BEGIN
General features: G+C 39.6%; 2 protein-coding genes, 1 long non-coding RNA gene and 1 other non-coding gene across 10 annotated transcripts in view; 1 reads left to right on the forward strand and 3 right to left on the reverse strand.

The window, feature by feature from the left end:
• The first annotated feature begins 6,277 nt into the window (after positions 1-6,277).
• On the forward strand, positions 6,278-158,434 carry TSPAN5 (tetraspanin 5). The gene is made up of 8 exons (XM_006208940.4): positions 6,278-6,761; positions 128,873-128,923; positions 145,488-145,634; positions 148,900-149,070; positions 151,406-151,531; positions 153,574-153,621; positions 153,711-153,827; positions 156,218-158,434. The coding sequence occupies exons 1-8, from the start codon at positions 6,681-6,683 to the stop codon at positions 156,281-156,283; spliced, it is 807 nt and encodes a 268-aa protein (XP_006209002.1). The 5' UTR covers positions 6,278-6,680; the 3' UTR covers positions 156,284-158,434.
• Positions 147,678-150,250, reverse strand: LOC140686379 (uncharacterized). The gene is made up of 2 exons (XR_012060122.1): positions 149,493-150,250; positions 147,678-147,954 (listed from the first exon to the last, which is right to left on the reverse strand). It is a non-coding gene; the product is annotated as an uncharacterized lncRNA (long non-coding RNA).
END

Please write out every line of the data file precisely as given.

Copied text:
General features: G+C 39.6%; 2 protein-coding genes, 1 long non-coding RNA gene and 1 other non-coding gene across 10 annotated transcripts in view; 1 reads left to right on the forward strand and 3 right to left on the reverse strand.

The window, feature by feature from the left end:
• The first annotated feature begins 6,277 nt into the window (after positions 1-6,277).
• On the forward strand, positions 6,278-158,434 carry TSPAN5 (tetraspanin 5). The gene is made up of 8 exons (XM_006208940.4): positions 6,278-6,761; positions 128,873-128,923; positions 145,488-145,634; positions 148,900-149,070; positions 151,406-151,531; positions 153,574-153,621; positions 153,711-153,827; positions 156,218-158,434. The coding sequence occupies exons 1-8, from the start codon at positions 6,681-6,683 to the stop codon at positions 156,281-156,283; spliced, it is 807 nt and encodes a 268-aa protein (XP_006209002.1). The 5' UTR covers positions 6,278-6,680; the 3' UTR covers positions 156,284-158,434.
• Positions 147,678-150,250, reverse strand: LOC140686379 (uncharacterized). The gene is made up of 2 exons (XR_012060122.1): positions 149,493-150,250; positions 147,678-147,954 (listed from the first exon to the last, which is right to left on the reverse strand). It is a non-coding gene; the product is annotated as an uncharacterized lncRNA (long non-coding RNA).